Radical overhaul is Gladys’ legacy

James Riley
Editorial Director

Gladys Berejiklian’s structural overhaul of the NSW public service is underpinned by a radical rethinking of how the state allocates resources and how it delivers services. It is a true data-led transformation that marks NSW as one of a very few global leaders in digital government.

The restructure is very, very interesting, the culmination of years of work. There is no other government in Australia that has had remotely close to the ambition of NSW in relation to data and digital, nor demonstrated the nerve to push through.

The creation of the Department of Customer Service marks a fundamental change in the way government operates. This is not just about the delivery of digital services, although that’s an important component.

Gladys Berejiklian: The most ambitious digital transformation program in the state

The Customer Service portfolio could just as easily have been named the department of KPIs with Victor Dominello being named Minister for Benchmarking. Or the Minister for Service Analytics.

The new model measures outputs, plain and simple. And this changes everything (not least the formulation of Budgets, which will use outputs as the guiding star, rather than inputs).

When former finance minister Victor Dominello was named Minister for Customer Service last Sunday, the collective reaction of political watchers was “Huh, what??”

But now that Gladys Berejiklian has signed off on the Administrative Arrangements for the new government, things have become a lot clearer.

Together with the Department of Premier and Cabinet and the Treasury, the newly-formed Department of Customer Service is one of three departments with horizontal, while-of-government oversight. (The Finance department, in the meantime, has atrophied, and is now part of Treasury.)

The Customer Service portfolio has taken the best parts of the digital delivery and data analytics infrastructure from across government.

The Administrative Arrangements set out the following. Service NSW moves from Finance to Customer Service; the Data Analytics Centre moves from Treasury to Customer Service, while the Office of the Customer Service Commissioner and the Behavioural Insights Unit moves from Premier and Cabinet to the Customer Service Portfolio.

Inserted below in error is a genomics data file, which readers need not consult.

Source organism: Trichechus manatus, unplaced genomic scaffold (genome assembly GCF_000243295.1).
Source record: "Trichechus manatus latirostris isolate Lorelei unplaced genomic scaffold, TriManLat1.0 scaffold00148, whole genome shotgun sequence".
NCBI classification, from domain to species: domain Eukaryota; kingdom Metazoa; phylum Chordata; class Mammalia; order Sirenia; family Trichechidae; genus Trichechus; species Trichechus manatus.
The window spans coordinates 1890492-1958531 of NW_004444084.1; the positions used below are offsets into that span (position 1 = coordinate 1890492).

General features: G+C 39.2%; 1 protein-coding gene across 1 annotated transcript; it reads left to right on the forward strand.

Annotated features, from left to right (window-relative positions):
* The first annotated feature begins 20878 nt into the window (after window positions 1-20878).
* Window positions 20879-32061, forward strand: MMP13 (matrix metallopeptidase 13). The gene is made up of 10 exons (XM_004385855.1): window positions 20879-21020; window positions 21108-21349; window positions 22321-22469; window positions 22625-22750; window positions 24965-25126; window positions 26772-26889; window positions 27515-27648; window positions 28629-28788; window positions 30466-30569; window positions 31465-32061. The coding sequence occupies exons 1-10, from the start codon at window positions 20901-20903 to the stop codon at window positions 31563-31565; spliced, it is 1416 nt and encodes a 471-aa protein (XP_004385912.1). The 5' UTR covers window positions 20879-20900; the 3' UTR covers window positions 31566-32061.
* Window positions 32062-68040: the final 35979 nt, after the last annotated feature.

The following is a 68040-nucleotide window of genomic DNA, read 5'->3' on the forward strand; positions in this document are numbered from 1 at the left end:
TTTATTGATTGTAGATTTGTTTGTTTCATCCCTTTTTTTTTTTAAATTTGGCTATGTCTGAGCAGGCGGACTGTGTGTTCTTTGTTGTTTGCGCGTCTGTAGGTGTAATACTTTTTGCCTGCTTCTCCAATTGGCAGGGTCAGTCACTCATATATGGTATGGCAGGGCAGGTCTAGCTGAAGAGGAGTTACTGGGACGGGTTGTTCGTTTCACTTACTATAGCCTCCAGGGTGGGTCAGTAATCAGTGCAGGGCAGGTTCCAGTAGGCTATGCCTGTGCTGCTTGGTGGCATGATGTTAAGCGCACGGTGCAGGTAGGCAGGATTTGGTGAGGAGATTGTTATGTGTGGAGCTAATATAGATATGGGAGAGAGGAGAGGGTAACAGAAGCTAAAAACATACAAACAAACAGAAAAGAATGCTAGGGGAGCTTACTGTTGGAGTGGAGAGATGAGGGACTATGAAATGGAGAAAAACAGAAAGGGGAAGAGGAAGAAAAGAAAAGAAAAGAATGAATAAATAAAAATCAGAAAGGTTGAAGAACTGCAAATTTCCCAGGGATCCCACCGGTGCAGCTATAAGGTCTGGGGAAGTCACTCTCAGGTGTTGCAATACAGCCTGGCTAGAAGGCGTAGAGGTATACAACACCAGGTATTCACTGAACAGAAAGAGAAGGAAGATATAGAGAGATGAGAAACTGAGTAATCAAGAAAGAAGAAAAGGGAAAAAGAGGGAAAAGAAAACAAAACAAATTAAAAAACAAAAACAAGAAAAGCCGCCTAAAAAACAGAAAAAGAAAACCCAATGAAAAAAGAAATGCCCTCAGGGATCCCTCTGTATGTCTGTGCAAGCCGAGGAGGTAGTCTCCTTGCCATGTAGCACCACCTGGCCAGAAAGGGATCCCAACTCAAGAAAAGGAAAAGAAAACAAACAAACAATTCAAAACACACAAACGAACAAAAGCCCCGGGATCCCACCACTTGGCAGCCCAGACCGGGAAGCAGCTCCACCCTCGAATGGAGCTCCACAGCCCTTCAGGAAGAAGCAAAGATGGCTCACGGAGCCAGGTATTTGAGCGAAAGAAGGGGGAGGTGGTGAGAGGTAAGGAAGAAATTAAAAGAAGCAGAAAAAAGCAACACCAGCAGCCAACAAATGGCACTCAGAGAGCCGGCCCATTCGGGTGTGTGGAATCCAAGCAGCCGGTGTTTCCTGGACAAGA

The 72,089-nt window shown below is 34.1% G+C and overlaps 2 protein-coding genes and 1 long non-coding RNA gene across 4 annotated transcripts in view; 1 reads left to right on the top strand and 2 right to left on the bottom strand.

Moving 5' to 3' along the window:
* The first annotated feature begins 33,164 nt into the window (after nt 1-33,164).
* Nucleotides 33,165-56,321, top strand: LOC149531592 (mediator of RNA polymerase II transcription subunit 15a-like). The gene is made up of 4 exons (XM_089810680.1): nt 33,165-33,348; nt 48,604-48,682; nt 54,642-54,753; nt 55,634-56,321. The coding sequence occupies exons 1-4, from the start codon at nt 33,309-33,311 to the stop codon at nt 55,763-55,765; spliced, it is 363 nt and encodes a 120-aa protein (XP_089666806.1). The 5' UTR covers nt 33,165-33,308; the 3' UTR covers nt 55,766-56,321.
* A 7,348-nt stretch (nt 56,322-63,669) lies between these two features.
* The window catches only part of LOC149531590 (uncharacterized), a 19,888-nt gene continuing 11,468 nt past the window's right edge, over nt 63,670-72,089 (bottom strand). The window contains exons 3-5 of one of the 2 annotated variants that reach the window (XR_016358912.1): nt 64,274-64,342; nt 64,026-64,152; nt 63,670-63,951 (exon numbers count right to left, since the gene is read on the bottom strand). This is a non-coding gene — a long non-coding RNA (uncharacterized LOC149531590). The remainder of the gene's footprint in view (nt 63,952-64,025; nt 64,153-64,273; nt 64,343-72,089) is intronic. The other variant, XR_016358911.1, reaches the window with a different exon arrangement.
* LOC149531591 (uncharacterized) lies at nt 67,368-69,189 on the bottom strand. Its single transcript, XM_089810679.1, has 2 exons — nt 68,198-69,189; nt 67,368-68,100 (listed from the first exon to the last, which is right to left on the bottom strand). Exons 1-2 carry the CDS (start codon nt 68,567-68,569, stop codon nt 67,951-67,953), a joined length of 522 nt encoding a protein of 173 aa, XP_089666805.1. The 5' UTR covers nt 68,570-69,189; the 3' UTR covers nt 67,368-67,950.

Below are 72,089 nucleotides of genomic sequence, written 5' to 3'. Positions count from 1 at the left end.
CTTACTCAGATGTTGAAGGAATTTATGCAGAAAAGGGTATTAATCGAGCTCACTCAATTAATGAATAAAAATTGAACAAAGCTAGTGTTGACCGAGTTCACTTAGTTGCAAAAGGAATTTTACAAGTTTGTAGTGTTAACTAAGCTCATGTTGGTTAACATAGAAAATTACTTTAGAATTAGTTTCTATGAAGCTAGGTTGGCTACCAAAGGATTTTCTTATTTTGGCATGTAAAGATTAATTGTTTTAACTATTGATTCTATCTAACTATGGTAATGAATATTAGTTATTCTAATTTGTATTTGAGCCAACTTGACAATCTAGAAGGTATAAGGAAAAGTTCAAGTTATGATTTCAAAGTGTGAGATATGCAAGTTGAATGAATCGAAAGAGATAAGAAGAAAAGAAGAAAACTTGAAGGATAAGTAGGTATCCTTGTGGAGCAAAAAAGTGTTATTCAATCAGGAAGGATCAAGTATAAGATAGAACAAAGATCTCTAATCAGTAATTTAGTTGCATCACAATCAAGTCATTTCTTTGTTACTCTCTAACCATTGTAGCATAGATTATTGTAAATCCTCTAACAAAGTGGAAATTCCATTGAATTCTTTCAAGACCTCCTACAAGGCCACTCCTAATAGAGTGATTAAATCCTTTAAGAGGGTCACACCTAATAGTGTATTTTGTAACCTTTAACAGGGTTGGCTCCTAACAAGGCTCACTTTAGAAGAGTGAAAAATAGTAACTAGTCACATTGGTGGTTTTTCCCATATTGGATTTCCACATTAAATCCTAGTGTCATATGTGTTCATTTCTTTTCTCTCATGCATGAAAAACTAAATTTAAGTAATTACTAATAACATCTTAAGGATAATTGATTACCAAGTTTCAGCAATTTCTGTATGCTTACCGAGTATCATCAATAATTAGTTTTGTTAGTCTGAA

Parts of Revenue NSW moves from Finance to the Customer Service department, which also takes responsibility for Liquor and Gaming from the Industry department.

The Innovation and Better Regulation portfolio under new minister Kevin Anderson also moves from Finance into Customer Service as a junior ministry.

This is a formidable collection of powers, which includes the whole-of-government responsible for ICT and digital. The successful digital delivery programs that grew out of Finance under Mr Dominello – think Green Slip auto rebates, Active Kids vouchers and the like – should now probably be viewed as pilots to a far grander, whole-of-government delivery vision.

Digital in NSW has graduated. It is central to everything the state government does. And the new department of Customer Service will measure everything across the delivery portfolios of health, education, transport, and family and community services.

The changes in the Treasury portfolio are also interesting (just as it is worth noting that Treasurer Dominic Perrottet and Treasury secretary Mike Pratt have been key drivers of Service NSW and digital strategies across government.

The industry development parts of the former Industry department move to Treasury – including Jobs for NSW, and NSW Trade and Investment. Treasury also takes the NSW Procurement board as well as the Office of the Small Business Commissioner.

The Deputy Premier John Barilaro will now operate as Minister for Regional NSW, Industry and Trade from within the Treasury portfolio, which is now the centre of industry development power in government.

The restructure of the NSW Government is quite easily the most ambitious thing going on in the public sector in Australia right now. It is incredibly gutsy, and puts the state at the forefront of digital thinking in public administration in the world.

It is the culmination of years of work that started under former Premier Barry Unsworth and has been continued under successive premiers since that time.

Victor Dominello has proven himself over a long period to be the most important advocate for digital government in Australia. The re-election of the Berejiklian government and the appointment of Mr Dominello in this Customer Service portfolio is the next big stage of a transformation project that has been underway for at least six years.

If there is a single concern about the new arrangements, it is that NSW has yet to fully embrace procurement as an engine for industry development. If the state truly is a world leader in digital government, then it should be producing world leading tech companies on the back of that world leading work.

There is a cultural cringe in Australia among public servants about engaging with smaller Australian technology leaders. Preferential treatment is given to the large multinational tech providers. Despite procurement theatre like the Pitch to Pilot, the government has not yet seriously leveraged its purchasing power.

This is something the new Minister for Customer Service might consider. Because you can bet that Microsoft and Salesforce will be referencing their public sector work with the world leading NSW government.

It would be great if more Australian tech companies were able to do the same.

Do you know more? Contact James Riley via Email.

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